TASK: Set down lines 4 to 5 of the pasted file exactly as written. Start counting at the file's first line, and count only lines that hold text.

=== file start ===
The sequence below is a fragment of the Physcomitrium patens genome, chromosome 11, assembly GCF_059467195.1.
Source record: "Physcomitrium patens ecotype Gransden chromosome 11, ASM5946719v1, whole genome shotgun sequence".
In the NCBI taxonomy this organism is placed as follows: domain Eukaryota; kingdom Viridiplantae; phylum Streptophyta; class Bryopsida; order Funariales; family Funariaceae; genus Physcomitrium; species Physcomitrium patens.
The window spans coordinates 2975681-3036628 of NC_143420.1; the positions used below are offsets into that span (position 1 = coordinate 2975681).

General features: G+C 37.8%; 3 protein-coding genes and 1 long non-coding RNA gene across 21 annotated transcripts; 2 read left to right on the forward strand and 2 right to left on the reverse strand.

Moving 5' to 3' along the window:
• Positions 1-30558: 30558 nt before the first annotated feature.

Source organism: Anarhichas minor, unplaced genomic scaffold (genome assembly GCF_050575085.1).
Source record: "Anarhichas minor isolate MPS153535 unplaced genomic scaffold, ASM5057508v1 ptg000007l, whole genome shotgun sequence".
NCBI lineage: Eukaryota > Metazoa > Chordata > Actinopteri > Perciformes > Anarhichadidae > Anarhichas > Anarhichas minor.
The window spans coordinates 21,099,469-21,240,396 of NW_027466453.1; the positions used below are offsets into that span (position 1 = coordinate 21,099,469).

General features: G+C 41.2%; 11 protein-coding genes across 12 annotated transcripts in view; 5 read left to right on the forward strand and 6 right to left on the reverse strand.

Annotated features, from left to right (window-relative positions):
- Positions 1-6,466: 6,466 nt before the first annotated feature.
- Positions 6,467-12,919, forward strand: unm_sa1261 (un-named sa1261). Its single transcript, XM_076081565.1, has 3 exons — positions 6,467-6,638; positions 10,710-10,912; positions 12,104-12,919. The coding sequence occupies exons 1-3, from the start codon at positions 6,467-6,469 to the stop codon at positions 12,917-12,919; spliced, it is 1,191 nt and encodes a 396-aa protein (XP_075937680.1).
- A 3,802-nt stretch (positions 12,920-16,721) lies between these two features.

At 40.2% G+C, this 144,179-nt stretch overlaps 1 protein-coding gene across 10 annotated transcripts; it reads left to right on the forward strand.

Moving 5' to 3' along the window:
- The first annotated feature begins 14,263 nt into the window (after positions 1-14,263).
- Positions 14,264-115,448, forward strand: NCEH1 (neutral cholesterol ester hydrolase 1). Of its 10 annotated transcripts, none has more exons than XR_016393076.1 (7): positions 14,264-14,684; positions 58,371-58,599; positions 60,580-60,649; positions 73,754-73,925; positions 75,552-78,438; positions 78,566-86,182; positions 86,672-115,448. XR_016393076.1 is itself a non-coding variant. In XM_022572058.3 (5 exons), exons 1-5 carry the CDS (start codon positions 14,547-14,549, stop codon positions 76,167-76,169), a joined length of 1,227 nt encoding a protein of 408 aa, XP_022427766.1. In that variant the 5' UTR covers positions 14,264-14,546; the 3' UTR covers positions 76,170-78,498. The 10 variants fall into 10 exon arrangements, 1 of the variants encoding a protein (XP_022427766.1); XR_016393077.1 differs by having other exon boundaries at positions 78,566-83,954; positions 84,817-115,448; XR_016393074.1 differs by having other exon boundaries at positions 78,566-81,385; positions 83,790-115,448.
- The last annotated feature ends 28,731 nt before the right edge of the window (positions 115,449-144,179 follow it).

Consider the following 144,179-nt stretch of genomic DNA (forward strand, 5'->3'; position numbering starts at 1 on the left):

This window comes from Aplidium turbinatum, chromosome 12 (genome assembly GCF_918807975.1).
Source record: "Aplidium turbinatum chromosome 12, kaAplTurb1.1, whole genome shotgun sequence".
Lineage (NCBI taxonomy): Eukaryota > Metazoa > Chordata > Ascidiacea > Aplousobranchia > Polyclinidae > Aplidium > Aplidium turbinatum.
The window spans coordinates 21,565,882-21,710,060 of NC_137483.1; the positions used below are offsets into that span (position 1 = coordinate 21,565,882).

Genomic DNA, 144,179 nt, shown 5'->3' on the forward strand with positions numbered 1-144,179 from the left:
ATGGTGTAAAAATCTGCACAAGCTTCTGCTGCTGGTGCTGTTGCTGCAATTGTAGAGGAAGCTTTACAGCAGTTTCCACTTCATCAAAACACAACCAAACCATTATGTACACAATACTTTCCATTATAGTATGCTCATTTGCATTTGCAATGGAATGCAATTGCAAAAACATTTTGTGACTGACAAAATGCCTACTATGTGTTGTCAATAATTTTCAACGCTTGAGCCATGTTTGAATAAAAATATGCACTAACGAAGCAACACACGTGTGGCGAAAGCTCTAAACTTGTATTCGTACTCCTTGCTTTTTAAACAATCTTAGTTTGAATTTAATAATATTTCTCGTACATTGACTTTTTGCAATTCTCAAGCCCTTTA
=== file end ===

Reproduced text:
The window spans coordinates 2975681-3036628 of NC_143420.1; the positions used below are offsets into that span (position 1 = coordinate 2975681).

General features: G+C 37.8%; 3 protein-coding genes and 1 long non-coding RNA gene across 21 annotated transcripts; 2 read left to right on the forward strand and 2 right to left on the reverse strand.